In Q1, Amazon’s global online store net sales climbed 41% year-over-year (YoY) on an F/X-neutral basis to reach $52.901 billion, per its earnings release, an acceleration from the same period last year—when sales rose 25%—thanks to the pandemic-driven surge in ecommerce. Meanwhile, revenues for the etailer’s international segment jumped 50% YoY as a result of stringent pandemic restrictions and lockdowns, particularly in the UK, per Amazon CFO Brian Olsavsky on the company’s earnings call.
The pandemic was a tailwind for Amazon’s online retail business as consumers flocked to ecommerce. The etailer closed out 2020 with a whopping $318.41 billion in US ecommerce sales, according to eMarketer forecasts from Insider Intelligence. And even with the COVID-19 vaccine rollout helping make in-store retail safe again, consumers likely maintained their pandemic-driven shopping habits in the early part of 2021, helping boost Amazon’s ecommerce business in Q1.
Amazon’s recent initiatives should help it ride the growth wave:
- Olsavsky said the company is investing heavily in last-mile delivery efforts, which is in line with recent moves from the etailer. Amazon recently started buying up well-located US shopping malls to convert them into fulfillment centers, and it’s also ramped up other initiatives, like Amazon Key, its in-home delivery service—Amazon just announced the full rollout of in-garage grocery delivery service for US Prime members. These efforts can improve Amazon’s delivery capabilities to fend off competitors like Walmart and Target.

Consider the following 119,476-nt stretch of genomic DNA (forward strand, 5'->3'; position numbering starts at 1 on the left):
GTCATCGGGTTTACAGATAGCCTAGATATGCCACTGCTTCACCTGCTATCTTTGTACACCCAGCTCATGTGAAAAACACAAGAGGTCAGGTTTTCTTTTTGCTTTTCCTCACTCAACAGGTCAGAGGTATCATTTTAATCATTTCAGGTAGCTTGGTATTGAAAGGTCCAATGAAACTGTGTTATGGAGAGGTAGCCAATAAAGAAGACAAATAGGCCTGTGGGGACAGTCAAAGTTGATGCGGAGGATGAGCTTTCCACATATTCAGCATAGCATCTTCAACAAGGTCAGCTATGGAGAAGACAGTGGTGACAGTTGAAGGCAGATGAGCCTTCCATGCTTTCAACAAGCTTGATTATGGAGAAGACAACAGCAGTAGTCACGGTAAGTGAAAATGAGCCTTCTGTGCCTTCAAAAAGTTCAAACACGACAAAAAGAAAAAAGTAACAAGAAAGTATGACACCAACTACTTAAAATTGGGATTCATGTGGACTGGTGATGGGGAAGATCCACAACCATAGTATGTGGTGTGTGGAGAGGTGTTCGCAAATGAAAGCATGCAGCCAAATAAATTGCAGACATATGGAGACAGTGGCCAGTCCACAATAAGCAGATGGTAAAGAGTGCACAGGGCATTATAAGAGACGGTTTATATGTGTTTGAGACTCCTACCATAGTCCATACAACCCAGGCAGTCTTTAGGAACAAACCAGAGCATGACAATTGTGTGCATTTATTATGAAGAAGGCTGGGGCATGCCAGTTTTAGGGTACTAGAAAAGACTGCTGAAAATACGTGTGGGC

- It’s also tapping into the growing grocery sector with the expansion of its Fresh and Go stores. The etailer noted that it now has 15 Amazon Fresh stores globally, and it has many more in the works in the US. By comparison, the expansion of Amazon Go grocery stores—which are generally smaller than Fresh stores and offer cashierless checkout technology—looks to be in its early stages, but the etailer has at least two more slated to open in the US. Amazon’s grocery ambitions can help it capture a lucrative stake in the $1.328 trillion US sector.
- And it’s building out its technology licensing business. Beyond its consumer-facing businesses, Amazon has been focusing on developing its business technology solutions in the hopes of opening up another revenue stream. It just expanded Just Walk Out, its autonomous checkout solution, as well as Amazon One, its hand-scanning payments tech, into more of its stores—likely to help market them to retailers. And it recently opened a hair salon featuring AR-powered tech and other next-generation technology that it could license out as well.